Rural round-up

March 18, 2019

Dairy industry riding to rescue as property boom economy falters – Liam Dann:

It looks like New Zealand’s dairy sector is riding to the economic rescue – again.

Given the aspirations we have to transform and diversify the economy, that’s almost a bit disappointing.

But right now I’ll take it – and so should the Government. . . 

Shania effect swallows farmland:

It is called the Shania effect, named after the Canadian singer-songwriter who in 2004 with her then husband Mutt Lange, paid $21.5 million for Motatapu and Mt Soho Stations in Otago’s lakes district.

Land Squeeze Dinkus 1The marriage subsequently split and Lange kept ownership of the properties before adding Glencoe and Coronet Peak Stations, taking his holding to more than 53,000ha of pastoral land from Glendhu Bay near Wanaka to Coronet Peak near Queenstown.

He later invested heavily in environmentally sympathetic development that removed reliance on livestock farming.

That included spending $1.6 million over three years controlling wilding pines, weeds and pests, planting river margins and fencing waterways and sensitive shrublands. .

Rabobank head strongly linked with land, South – Sally Rae:

Rabobank New Zealand chief executive Todd Charteris has always had a connection with farming – and the South.

While not choosing to pursue a career in hands-on farming, the way it worked out meant he had that “absolute connection” and focus on agriculture, he said during a visit to Dunedin last week.

He might not get back to the South that often but when he did get the opportunity to drive through his old haunts, it was a reminder of what it was “all about”, he said.

Born in Tapanui, where his father was a stock agent, Mr Charteris grew up in West Otago, South Otago and Southland. . . 

Raukumara Conservation Park, the dying forest – Michael Neilson:

A bare forest floor, erosion, slips and no birdsong explain the state of the once-flourishing Raukumara Conservation Park. And experts say there might be less than 10 years to save it. Michael Neilson reports.

Standing in the middle of the Raukumara Conservation Park should be one of those picture perfect, 100% Pure New Zealand moments.

The birdsong should be deafening, rich with raucous kākā, chirping tūī and kōkako.

The forest floor should be lush, with new trees rising up and filling the gaps in the canopy. . . 

We’re doing it wrong – Alan Williams:

Exporters are sitting on a gold mine but failing to sell their provenance story overseas, British grocery expert Rob Ward says.

They need to cash in on sensory perception and the Love Triangle.

“New Zealand is incredibly good at what it does but not enough people know about it,” Ward, a United Kingdom grocery data and analytics expert has been told people at Agri-food Week in Palmerston North.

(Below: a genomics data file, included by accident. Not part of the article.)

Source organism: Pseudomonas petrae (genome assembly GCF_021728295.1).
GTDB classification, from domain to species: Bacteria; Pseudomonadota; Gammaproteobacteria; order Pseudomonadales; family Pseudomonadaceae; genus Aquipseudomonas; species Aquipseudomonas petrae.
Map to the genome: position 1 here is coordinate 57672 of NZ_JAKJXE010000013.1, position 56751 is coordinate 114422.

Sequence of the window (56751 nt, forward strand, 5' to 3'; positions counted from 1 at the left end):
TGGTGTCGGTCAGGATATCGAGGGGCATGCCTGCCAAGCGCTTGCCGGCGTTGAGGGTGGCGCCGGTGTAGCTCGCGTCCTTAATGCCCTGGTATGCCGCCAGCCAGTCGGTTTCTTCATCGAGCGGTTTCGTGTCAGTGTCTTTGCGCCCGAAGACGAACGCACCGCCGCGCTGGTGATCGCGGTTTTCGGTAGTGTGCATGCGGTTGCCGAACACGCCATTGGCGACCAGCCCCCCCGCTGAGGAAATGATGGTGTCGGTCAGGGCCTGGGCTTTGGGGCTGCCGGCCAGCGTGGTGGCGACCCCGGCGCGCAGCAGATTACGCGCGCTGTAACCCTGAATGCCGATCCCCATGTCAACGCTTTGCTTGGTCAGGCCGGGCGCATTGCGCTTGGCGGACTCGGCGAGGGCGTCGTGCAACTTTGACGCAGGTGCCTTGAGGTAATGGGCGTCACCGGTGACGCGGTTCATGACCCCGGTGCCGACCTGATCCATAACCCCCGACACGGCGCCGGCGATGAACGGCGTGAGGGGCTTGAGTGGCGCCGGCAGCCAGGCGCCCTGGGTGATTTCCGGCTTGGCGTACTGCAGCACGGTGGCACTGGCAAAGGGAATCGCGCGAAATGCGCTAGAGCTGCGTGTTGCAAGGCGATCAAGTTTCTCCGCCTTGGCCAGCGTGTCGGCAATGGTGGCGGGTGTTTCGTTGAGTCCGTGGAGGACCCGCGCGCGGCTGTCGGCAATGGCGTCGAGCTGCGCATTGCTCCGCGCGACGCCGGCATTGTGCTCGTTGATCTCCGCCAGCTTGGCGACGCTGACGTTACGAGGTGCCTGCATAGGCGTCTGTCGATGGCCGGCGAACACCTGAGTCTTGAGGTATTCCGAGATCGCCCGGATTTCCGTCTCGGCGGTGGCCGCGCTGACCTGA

Lamb is a prime example of how the NZ message can be improved. . . 

Rise of women in agriculture an encouraging sign – Robbie Sefton:

Of all the various ways that humanity has devised for splitting itself into tribes, gender tribes are surely the most pointless. 

Men and women are undoubtedly capable of widely differing viewpoints, and are perfectly capable of exasperating each other, but we are literally nothing without each other.

That’s why it’s been wonderfully encouraging to watch the rise of women in agriculture over the past few decades. 

What was once an industry wholly associated with blokes (at least on the surface) is rapidly becoming one that, in terms of participation, is pretty gender-equal. . . 


Rural round-up

August 3, 2018

Trump farm policy is pure socialism – Liam Dann:

How embarrassing for US farmers. How embarrassing for Republican believers in small government.

Donald Trump’s administration this week unveiled US$12 billion worth of farm subsidies.

In doing so it took a bold leap back to the days of socialist inefficiency that New Zealand has pushed back against for more than 30 years. . .

Feds: unfair to short-change South Canterbury on representation:

As Environment Canterbury’s largest constituency by far, covering an area with significant water quality and quantity issues, South Canterbury should not be short-changed on its number of councillors, Federated Farmers says.

South Canterbury deserves to be represented around the ECan table by two councillors not just one, the three Canterbury provinces of Federated Farmers have said in submissions on the ECan representation proposal.